The debate over whether cell phone tower equipment should be kept away from Baltimore city children moved to the City Council last night, with the introduction of an ordinance that would ban placement of the devices “on property that is owned or controlled by the City of Baltimore and is used for the recreation, care, or education of children.”
The bill, introduced by Councilwoman Mary Pat Clarke and five co-sponsors, defines the banned equipment as: “a device, the surface of which is used to transmit or receive radio frequency signals, microwave signals or other signals transmitted to or from other antennas.”
The issue was raised by citizen activist Kim Trueheart at a city school board meeting last July, leading to the disclosure in The Brew that the city has 21 lease agreements with companies permitting devices on or near 14 city schools.
A spokeswoman said school authorities do not consider the devices, which bring in more than half a million dollars of annual revenue, a health concern.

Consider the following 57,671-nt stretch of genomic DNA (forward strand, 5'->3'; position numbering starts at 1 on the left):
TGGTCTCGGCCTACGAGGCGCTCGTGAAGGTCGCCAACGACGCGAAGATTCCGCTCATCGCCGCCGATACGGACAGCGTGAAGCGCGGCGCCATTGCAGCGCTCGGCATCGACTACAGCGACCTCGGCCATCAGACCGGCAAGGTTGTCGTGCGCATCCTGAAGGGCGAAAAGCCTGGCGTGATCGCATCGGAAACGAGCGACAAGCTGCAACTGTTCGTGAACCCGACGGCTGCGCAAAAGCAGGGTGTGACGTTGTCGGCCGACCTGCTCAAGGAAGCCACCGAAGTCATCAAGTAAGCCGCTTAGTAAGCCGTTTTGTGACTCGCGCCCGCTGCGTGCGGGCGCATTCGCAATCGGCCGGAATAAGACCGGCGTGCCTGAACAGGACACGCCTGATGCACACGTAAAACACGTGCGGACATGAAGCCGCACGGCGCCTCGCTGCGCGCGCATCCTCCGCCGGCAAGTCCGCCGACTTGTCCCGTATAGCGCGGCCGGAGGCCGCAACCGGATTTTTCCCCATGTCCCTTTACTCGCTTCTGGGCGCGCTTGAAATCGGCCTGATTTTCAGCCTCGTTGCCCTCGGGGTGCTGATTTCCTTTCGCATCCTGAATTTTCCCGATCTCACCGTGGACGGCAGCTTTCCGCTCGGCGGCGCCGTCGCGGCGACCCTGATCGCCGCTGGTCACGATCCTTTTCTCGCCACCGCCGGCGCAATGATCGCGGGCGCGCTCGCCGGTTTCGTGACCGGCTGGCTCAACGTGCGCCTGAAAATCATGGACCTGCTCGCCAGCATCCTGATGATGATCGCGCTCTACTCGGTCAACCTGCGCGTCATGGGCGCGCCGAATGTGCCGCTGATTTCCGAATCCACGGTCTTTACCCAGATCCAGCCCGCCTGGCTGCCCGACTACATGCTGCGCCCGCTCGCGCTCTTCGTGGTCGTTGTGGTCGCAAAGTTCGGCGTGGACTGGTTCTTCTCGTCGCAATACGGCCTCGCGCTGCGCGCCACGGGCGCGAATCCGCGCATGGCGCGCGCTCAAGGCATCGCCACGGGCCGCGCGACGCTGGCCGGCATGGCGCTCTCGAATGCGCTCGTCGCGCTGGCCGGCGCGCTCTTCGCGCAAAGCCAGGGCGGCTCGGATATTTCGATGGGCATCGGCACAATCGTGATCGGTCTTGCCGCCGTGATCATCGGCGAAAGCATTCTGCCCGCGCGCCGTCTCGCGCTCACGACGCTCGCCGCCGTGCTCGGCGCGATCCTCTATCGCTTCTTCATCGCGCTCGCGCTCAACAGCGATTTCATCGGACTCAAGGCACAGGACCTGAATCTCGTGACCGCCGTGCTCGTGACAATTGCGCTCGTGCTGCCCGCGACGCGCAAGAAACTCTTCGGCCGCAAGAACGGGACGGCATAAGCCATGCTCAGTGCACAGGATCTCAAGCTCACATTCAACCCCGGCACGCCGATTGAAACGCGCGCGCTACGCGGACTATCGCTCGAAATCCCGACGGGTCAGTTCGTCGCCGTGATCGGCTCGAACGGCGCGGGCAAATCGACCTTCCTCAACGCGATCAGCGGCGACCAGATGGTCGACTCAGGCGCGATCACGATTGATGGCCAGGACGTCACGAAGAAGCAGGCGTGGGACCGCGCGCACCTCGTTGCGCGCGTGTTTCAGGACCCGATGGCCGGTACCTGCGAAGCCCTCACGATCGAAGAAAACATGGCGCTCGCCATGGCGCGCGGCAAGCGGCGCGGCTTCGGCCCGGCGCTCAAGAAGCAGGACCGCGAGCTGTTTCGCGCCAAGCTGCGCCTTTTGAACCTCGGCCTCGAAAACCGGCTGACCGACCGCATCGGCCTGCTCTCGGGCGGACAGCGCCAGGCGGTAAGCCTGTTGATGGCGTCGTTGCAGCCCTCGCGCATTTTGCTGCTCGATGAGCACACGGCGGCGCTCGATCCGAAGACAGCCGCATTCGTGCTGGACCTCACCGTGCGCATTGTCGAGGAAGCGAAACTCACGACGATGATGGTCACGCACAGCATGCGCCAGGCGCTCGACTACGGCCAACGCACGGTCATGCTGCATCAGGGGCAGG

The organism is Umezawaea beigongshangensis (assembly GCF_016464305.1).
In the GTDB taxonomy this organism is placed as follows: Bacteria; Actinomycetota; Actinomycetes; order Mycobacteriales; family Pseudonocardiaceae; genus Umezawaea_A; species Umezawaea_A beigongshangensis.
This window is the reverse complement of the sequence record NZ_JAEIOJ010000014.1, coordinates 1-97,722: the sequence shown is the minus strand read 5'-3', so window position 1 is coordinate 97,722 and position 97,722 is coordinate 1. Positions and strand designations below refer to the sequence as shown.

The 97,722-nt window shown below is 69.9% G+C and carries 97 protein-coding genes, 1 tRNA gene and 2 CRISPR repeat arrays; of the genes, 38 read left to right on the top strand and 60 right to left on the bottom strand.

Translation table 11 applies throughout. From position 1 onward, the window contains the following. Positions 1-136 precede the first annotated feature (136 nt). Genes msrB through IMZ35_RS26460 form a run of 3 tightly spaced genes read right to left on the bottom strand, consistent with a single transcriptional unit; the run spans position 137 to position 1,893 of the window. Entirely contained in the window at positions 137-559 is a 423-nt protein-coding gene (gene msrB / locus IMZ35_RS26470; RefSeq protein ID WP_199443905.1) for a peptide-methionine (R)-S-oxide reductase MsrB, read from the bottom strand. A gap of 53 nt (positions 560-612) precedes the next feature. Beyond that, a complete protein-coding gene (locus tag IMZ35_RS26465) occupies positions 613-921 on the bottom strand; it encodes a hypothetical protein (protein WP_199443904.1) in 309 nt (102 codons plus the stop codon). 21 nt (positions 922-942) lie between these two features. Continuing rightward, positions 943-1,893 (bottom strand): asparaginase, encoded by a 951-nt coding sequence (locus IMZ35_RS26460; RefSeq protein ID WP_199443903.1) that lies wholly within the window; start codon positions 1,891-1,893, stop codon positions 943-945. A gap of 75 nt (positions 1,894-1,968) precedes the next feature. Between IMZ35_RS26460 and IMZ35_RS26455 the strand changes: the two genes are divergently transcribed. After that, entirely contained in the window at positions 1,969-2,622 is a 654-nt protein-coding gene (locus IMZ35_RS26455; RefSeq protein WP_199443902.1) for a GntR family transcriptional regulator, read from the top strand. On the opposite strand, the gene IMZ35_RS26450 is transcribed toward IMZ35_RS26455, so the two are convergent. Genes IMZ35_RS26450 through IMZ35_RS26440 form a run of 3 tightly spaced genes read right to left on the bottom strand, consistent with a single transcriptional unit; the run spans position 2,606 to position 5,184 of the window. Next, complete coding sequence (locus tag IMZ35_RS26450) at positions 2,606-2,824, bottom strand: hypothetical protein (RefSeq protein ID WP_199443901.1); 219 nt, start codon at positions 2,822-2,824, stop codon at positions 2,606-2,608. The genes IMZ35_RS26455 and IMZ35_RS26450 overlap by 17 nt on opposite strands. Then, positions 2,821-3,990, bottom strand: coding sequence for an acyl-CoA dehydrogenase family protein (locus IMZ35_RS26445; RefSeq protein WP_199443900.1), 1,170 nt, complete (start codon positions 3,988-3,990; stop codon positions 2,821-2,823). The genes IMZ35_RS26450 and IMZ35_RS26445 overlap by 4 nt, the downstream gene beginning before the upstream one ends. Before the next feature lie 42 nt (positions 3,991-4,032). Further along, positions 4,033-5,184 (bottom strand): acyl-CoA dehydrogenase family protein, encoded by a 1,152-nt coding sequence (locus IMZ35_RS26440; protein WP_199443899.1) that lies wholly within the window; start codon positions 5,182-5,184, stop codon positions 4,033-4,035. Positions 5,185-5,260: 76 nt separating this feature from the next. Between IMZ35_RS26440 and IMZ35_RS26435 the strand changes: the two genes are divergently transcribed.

Objections have been raised to cell towers by parents and at school districts across the country, and some have succeeded in getting approval of legislated restrictions.
Under the provisions of the ordinance proposed last night (Bill 12-0170), leases to add the devices could not be “awarded, renewed or extended” if the permit “the placement of a wireless telecommunications antenna on any parkland, school or other property that is owned or controlled by the mayor and City Council of Baltimore and used in whole or in part for the recreation, care or education of children.”
The legislation is being reviewed by city schools, the City Solicitor’s Office, Department of Recreation and Parks and others, and will likely be scheduled for a public hearing in January.